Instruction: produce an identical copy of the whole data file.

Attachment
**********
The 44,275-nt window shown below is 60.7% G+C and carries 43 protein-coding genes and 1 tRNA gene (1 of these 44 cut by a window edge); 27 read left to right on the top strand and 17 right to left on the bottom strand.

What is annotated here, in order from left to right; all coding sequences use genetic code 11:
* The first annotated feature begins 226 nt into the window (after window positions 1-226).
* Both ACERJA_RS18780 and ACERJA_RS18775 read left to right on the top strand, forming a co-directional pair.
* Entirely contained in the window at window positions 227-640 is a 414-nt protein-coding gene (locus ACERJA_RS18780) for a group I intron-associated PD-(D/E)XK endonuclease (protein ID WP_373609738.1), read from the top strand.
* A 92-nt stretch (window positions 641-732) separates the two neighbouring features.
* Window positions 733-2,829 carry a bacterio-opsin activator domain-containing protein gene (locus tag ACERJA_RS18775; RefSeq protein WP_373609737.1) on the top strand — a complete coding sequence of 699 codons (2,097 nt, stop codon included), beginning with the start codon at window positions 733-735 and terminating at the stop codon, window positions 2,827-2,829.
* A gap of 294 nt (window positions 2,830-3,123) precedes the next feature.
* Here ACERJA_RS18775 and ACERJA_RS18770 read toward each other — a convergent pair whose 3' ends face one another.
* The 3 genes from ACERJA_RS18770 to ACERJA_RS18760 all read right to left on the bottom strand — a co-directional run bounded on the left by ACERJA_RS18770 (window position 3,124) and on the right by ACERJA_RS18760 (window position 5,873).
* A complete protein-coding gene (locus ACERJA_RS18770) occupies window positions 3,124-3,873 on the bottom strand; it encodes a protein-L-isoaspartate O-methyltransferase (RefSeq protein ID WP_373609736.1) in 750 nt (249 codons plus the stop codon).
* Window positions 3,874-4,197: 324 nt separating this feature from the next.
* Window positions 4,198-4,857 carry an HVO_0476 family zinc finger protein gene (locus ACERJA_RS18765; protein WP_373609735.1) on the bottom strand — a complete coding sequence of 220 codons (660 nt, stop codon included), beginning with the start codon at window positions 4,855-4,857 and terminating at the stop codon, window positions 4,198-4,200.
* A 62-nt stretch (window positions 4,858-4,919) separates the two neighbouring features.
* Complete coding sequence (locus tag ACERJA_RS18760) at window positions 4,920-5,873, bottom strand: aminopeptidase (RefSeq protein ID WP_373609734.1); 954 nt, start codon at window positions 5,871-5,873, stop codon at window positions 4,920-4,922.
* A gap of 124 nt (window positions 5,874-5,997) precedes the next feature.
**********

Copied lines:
The 44,275-nt window shown below is 60.7% G+C and carries 43 protein-coding genes and 1 tRNA gene (1 of these 44 cut by a window edge); 27 read left to right on the top strand and 17 right to left on the bottom strand.

What is annotated here, in order from left to right; all coding sequences use genetic code 11:
* The first annotated feature begins 226 nt into the window (after window positions 1-226).
* Both ACERJA_RS18780 and ACERJA_RS18775 read left to right on the top strand, forming a co-directional pair.
* Entirely contained in the window at window positions 227-640 is a 414-nt protein-coding gene (locus ACERJA_RS18780) for a group I intron-associated PD-(D/E)XK endonuclease (protein ID WP_373609738.1), read from the top strand.
* A 92-nt stretch (window positions 641-732) separates the two neighbouring features.
* Window positions 733-2,829 carry a bacterio-opsin activator domain-containing protein gene (locus tag ACERJA_RS18775; RefSeq protein WP_373609737.1) on the top strand — a complete coding sequence of 699 codons (2,097 nt, stop codon included), beginning with the start codon at window positions 733-735 and terminating at the stop codon, window positions 2,827-2,829.
* A gap of 294 nt (window positions 2,830-3,123) precedes the next feature.
* Here ACERJA_RS18775 and ACERJA_RS18770 read toward each other — a convergent pair whose 3' ends face one another.
* The 3 genes from ACERJA_RS18770 to ACERJA_RS18760 all read right to left on the bottom strand — a co-directional run bounded on the left by ACERJA_RS18770 (window position 3,124) and on the right by ACERJA_RS18760 (window position 5,873).
* A complete protein-coding gene (locus ACERJA_RS18770) occupies window positions 3,124-3,873 on the bottom strand; it encodes a protein-L-isoaspartate O-methyltransferase (RefSeq protein ID WP_373609736.1) in 750 nt (249 codons plus the stop codon).
* Window positions 3,874-4,197: 324 nt separating this feature from the next.
* Window positions 4,198-4,857 carry an HVO_0476 family zinc finger protein gene (locus ACERJA_RS18765; protein WP_373609735.1) on the bottom strand — a complete coding sequence of 220 codons (660 nt, stop codon included), beginning with the start codon at window positions 4,855-4,857 and terminating at the stop codon, window positions 4,198-4,200.
* A 62-nt stretch (window positions 4,858-4,919) separates the two neighbouring features.
* Complete coding sequence (locus tag ACERJA_RS18760) at window positions 4,920-5,873, bottom strand: aminopeptidase (RefSeq protein ID WP_373609734.1); 954 nt, start codon at window positions 5,871-5,873, stop codon at window positions 4,920-4,922.
* A gap of 124 nt (window positions 5,874-5,997) precedes the next feature.